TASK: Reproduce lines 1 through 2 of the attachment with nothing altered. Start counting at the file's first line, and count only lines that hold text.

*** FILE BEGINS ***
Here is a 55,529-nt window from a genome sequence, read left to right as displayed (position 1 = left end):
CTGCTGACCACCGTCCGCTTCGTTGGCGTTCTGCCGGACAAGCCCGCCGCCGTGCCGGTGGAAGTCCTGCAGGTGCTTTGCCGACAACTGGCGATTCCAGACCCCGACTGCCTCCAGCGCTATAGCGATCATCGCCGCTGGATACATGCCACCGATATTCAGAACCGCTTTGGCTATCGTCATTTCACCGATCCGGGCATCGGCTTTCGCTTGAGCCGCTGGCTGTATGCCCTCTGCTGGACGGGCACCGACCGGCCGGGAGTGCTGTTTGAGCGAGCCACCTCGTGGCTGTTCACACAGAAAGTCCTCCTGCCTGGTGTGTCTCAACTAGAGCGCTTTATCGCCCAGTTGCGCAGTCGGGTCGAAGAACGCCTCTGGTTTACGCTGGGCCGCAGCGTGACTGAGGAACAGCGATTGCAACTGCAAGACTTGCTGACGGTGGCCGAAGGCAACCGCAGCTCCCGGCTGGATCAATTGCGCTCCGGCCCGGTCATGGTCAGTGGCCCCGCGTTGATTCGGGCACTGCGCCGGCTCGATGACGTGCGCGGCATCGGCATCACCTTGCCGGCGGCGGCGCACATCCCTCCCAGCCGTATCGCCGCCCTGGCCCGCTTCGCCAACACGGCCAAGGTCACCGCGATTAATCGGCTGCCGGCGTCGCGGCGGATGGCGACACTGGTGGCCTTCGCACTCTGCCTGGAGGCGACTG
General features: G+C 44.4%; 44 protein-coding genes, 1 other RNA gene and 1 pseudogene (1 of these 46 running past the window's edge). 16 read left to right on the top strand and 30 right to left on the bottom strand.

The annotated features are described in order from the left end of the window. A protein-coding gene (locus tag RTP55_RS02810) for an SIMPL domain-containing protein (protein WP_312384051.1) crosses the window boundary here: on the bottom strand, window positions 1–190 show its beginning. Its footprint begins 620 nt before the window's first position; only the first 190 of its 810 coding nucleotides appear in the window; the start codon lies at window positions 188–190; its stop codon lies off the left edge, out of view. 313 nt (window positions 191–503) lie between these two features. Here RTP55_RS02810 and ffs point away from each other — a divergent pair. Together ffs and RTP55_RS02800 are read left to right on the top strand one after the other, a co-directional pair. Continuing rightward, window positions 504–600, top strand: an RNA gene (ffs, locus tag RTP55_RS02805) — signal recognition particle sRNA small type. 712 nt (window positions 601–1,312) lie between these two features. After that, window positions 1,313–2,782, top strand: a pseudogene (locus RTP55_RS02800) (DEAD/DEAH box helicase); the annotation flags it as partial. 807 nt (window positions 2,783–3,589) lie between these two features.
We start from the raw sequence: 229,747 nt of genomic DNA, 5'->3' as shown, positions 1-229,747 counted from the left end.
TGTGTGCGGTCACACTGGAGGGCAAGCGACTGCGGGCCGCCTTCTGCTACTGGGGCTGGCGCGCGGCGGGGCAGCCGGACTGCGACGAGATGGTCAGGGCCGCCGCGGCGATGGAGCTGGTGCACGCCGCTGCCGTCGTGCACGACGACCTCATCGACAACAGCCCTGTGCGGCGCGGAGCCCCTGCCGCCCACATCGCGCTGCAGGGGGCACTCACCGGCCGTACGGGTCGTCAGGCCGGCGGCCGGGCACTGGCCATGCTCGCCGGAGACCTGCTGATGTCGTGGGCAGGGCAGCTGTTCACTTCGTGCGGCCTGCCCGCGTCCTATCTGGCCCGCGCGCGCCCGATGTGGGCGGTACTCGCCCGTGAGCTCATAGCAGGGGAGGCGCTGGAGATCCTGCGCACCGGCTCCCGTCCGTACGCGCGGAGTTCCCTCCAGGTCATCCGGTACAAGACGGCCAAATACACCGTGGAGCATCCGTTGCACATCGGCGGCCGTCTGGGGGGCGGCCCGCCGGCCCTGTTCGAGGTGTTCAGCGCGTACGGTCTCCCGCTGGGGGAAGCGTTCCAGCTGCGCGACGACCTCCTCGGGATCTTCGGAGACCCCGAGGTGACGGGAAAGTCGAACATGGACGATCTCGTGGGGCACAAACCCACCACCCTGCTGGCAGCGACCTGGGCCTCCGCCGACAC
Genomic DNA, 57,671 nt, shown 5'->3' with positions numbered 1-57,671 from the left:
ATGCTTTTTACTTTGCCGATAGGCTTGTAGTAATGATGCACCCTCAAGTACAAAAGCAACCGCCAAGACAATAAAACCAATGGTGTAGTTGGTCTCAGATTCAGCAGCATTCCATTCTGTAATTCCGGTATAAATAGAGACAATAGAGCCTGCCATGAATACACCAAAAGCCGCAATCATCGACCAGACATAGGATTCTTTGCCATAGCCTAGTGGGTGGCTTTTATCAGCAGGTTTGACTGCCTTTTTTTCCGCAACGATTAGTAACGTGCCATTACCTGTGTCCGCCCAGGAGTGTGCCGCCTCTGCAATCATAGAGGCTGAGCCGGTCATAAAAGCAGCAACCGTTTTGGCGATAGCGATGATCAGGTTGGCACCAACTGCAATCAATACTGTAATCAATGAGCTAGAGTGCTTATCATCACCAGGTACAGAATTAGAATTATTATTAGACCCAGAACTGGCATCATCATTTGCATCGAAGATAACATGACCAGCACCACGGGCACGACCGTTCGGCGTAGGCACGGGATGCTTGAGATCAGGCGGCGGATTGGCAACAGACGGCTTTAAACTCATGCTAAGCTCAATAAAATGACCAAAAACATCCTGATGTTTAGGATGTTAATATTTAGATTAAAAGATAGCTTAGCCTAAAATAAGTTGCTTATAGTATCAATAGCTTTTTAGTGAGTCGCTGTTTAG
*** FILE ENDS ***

Here is a 55,529-nt window from a genome sequence, read left to right as displayed (position 1 = left end):
CTGCTGACCACCGTCCGCTTCGTTGGCGTTCTGCCGGACAAGCCCGCCGCCGTGCCGGTGGAAGTCCTGCAGGTGCTTTGCCGACAACTGGCGATTCCAGACCCCGACTGCCTCCAGCGCTATAGCGATCATCGCCGCTGGATACATGCCACCGATATTCAGAACCGCTTTGGCTATCGTCATTTCACCGATCCGGGCATCGGCTTTCGCTTGAGCCGCTGGCTGTATGCCCTCTGCTGGACGGGCACCGACCGGCCGGGAGTGCTGTTTGAGCGAGCCACCTCGTGGCTGTTCACACAGAAAGTCCTCCTGCCTGGTGTGTCTCAACTAGAGCGCTTTATCGCCCAGTTGCGCAGTCGGGTCGAAGAACGCCTCTGGTTTACGCTGGGCCGCAGCGTGACTGAGGAACAGCGATTGCAACTGCAAGACTTGCTGACGGTGGCCGAAGGCAACCGCAGCTCCCGGCTGGATCAATTGCGCTCCGGCCCGGTCATGGTCAGTGGCCCCGCGTTGATTCGGGCACTGCGCCGGCTCGATGACGTGCGCGGCATCGGCATCACCTTGCCGGCGGCGGCGCACATCCCTCCCAGCCGTATCGCCGCCCTGGCCCGCTTCGCCAACACGGCCAAGGTCACCGCGATTAATCGGCTGCCGGCGTCGCGGCGGATGGCGACACTGGTGGCCTTCGCACTCTGCCTGGAGGCGACTG